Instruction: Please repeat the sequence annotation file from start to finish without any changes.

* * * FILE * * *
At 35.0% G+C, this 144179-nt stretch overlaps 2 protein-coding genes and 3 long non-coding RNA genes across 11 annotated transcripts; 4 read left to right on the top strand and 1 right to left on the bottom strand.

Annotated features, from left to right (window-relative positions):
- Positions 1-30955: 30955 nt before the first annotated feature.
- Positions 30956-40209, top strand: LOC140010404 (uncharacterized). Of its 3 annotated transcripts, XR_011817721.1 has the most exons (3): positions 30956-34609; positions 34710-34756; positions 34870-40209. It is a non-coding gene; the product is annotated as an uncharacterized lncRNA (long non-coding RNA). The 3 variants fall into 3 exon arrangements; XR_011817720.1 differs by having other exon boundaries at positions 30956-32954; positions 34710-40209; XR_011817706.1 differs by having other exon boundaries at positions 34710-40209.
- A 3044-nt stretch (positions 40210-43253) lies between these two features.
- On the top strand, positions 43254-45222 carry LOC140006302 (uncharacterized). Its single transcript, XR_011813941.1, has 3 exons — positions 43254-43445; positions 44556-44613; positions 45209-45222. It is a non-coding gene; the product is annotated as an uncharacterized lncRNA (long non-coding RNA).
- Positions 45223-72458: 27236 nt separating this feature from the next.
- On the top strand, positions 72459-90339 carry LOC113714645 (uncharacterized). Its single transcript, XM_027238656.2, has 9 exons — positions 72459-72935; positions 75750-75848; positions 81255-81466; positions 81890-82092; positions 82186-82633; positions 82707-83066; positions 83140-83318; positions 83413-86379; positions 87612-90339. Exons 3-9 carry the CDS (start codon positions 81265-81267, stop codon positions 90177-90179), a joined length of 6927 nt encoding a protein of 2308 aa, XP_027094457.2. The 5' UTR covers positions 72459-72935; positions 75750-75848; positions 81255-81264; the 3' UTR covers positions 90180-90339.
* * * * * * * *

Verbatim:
At 35.0% G+C, this 144179-nt stretch overlaps 2 protein-coding genes and 3 long non-coding RNA genes across 11 annotated transcripts; 4 read left to right on the top strand and 1 right to left on the bottom strand.

Annotated features, from left to right (window-relative positions):
- Positions 1-30955: 30955 nt before the first annotated feature.
- Positions 30956-40209, top strand: LOC140010404 (uncharacterized). Of its 3 annotated transcripts, XR_011817721.1 has the most exons (3): positions 30956-34609; positions 34710-34756; positions 34870-40209. It is a non-coding gene; the product is annotated as an uncharacterized lncRNA (long non-coding RNA). The 3 variants fall into 3 exon arrangements; XR_011817720.1 differs by having other exon boundaries at positions 30956-32954; positions 34710-40209; XR_011817706.1 differs by having other exon boundaries at positions 34710-40209.
- A 3044-nt stretch (positions 40210-43253) lies between these two features.
- On the top strand, positions 43254-45222 carry LOC140006302 (uncharacterized). Its single transcript, XR_011813941.1, has 3 exons — positions 43254-43445; positions 44556-44613; positions 45209-45222. It is a non-coding gene; the product is annotated as an uncharacterized lncRNA (long non-coding RNA).
- Positions 45223-72458: 27236 nt separating this feature from the next.
- On the top strand, positions 72459-90339 carry LOC113714645 (uncharacterized). Its single transcript, XM_027238656.2, has 9 exons — positions 72459-72935; positions 75750-75848; positions 81255-81466; positions 81890-82092; positions 82186-82633; positions 82707-83066; positions 83140-83318; positions 83413-86379; positions 87612-90339. Exons 3-9 carry the CDS (start codon positions 81265-81267, stop codon positions 90177-90179), a joined length of 6927 nt encoding a protein of 2308 aa, XP_027094457.2. The 5' UTR covers positions 72459-72935; positions 75750-75848; positions 81255-81264; the 3' UTR covers positions 90180-90339.